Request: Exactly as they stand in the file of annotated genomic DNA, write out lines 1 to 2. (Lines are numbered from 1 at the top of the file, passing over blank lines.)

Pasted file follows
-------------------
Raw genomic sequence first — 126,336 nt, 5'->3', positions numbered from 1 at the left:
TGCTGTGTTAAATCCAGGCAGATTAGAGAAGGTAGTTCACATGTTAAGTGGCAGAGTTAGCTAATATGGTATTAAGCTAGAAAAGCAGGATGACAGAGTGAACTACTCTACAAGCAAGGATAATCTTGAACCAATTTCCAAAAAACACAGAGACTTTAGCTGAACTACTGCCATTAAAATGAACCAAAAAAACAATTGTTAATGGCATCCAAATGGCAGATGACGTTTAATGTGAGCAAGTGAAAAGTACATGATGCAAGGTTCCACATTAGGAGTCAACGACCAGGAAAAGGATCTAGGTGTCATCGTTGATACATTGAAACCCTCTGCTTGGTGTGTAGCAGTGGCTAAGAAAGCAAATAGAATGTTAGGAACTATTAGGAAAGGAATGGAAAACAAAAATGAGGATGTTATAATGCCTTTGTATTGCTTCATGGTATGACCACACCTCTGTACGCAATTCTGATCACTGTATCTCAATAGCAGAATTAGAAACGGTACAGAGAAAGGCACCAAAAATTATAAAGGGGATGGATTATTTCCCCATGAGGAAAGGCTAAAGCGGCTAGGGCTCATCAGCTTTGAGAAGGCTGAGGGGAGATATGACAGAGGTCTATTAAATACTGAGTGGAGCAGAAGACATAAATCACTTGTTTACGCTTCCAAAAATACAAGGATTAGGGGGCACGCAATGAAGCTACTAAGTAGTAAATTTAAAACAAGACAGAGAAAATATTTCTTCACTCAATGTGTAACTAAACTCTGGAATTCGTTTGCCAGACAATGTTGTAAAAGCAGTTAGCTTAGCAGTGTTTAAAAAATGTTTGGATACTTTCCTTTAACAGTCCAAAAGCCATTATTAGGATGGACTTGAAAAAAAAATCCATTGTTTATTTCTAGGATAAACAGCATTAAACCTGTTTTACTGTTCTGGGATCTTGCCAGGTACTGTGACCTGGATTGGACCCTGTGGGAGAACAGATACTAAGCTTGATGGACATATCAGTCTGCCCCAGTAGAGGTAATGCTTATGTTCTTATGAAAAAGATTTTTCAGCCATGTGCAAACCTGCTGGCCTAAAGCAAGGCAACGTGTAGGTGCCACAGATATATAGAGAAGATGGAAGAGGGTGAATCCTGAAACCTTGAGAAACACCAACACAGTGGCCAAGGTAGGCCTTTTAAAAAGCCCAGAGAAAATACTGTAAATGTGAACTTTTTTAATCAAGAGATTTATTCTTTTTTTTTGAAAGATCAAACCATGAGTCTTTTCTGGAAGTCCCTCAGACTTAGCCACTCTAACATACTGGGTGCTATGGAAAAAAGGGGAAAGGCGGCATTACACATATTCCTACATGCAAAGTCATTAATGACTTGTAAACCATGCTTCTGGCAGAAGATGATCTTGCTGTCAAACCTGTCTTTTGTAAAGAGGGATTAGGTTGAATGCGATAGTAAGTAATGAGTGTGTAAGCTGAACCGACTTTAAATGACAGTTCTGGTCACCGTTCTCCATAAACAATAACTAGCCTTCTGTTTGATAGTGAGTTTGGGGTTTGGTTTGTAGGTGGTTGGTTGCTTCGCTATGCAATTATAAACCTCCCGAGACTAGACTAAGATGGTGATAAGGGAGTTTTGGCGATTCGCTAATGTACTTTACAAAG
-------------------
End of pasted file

Raw genomic sequence first — 126,336 nt, 5'->3', positions numbered from 1 at the left:
TGCTGTGTTAAATCCAGGCAGATTAGAGAAGGTAGTTCACATGTTAAGTGGCAGAGTTAGCTAATATGGTATTAAGCTAGAAAAGCAGGATGACAGAGTGAACTACTCTACAAGCAAGGATAATCTTGAACCAATTTCCAAAAAACACAGAGACTTTAGCTGAACTACTGCCATTAAAATGAACCAAAAAAACAATTGTTAATGGCATCCAAATGGCAGATGACGTTTAATGTGAGCAAGTGAAAAGTACATGATGCAAGGTTCCACATTAGGAGTCAACGACCAGGAAAAGGATCTAGGTGTCATCGTTGATACATTGAAACCCTCTGCTTGGTGTGTAGCAGTGGCTAAGAAAGCAAATAGAATGTTAGGAACTATTAGGAAAGGAATGGAAAACAAAAATGAGGATGTTATAATGCCTTTGTATTGCTTCATGGTATGACCACACCTCTGTACGCAATTCTGATCACTGTATCTCAATAGCAGAATTAGAAACGGTACAGAGAAAGGCACCAAAAATTATAAAGGGGATGGATTATTTCCCCATGAGGAAAGGCTAAAGCGGCTAGGGCTCATCAGCTTTGAGAAGGCTGAGGGGAGATATGACAGAGGTCTATTAAATACTGAGTGGAGCAGAAGACATAAATCACTTGTTTACGCTTCCAAAAATACAAGGATTAGGGGGCACGCAATGAAGCTACTAAGTAGTAAATTTAAAACAAGACAGAGAAAATATTTCTTCACTCAATGTGTAACTAAACTCTGGAATTCGTTTGCCAGACAATGTTGTAAAAGCAGTTAGCTTAGCAGTGTTTAAAAAATGTTTGGATACTTTCCTTTAACAGTCCAAAAGCCATTATTAGGATGGACTTGAAAAAAAAATCCATTGTTTATTTCTAGGATAAACAGCATTAAACCTGTTTTACTGTTCTGGGATCTTGCCAGGTACTGTGACCTGGATTGGACCCTGTGGGAGAACAGATACTAAGCTTGATGGACATATCAGTCTGCCCCAGTAGAGGTAATGCTTATGTTCTTATGAAAAAGATTTTTCAGCCATGTGCAAACCTGCTGGCCTAAAGCAAGGCAACGTGTAGGTGCCACAGATATATAGAGAAGATGGAAGAGGGTGAATCCTGAAACCTTGAGAAACACCAACACAGTGGCCAAGGTAGGCCTTTTAAAAAGCCCAGAGAAAATACTGTAAATGTGAACTTTTTTAATCAAGAGATTTATTCTTTTTTTTTGAAAGATCAAACCATGAGTCTTTTCTGGAAGTCCCTCAGACTTAGCCACTCTAACATACTGGGTGCTATGGAAAAAAGGGGAAAGGCGGCATTACACATATTCCTACATGCAAAGTCATTAATGACTTGTAAACCATGCTTCTGGCAGAAGATGATCTTGCTGTCAAACCTGTCTTTTGTAAAGAGGGATTAGGTTGAATGCGATAGTAAGTAATGAGTGTGTAAGCTGAACCGACTTTAAATGACAGTTCTGGTCACCGTTCTCCATAAACAATAACTAGCCTTCTGTTTGATAGTGAGTTTGGGGTTTGGTTTGTAGGTGGTTGGTTGCTTCGCTATGCAATTATAAACCTCCCGAGACTAGACTAAGATGGTGATAAGGGAGTTTTGGCGATTCGCTAATGTACTTTACAAAG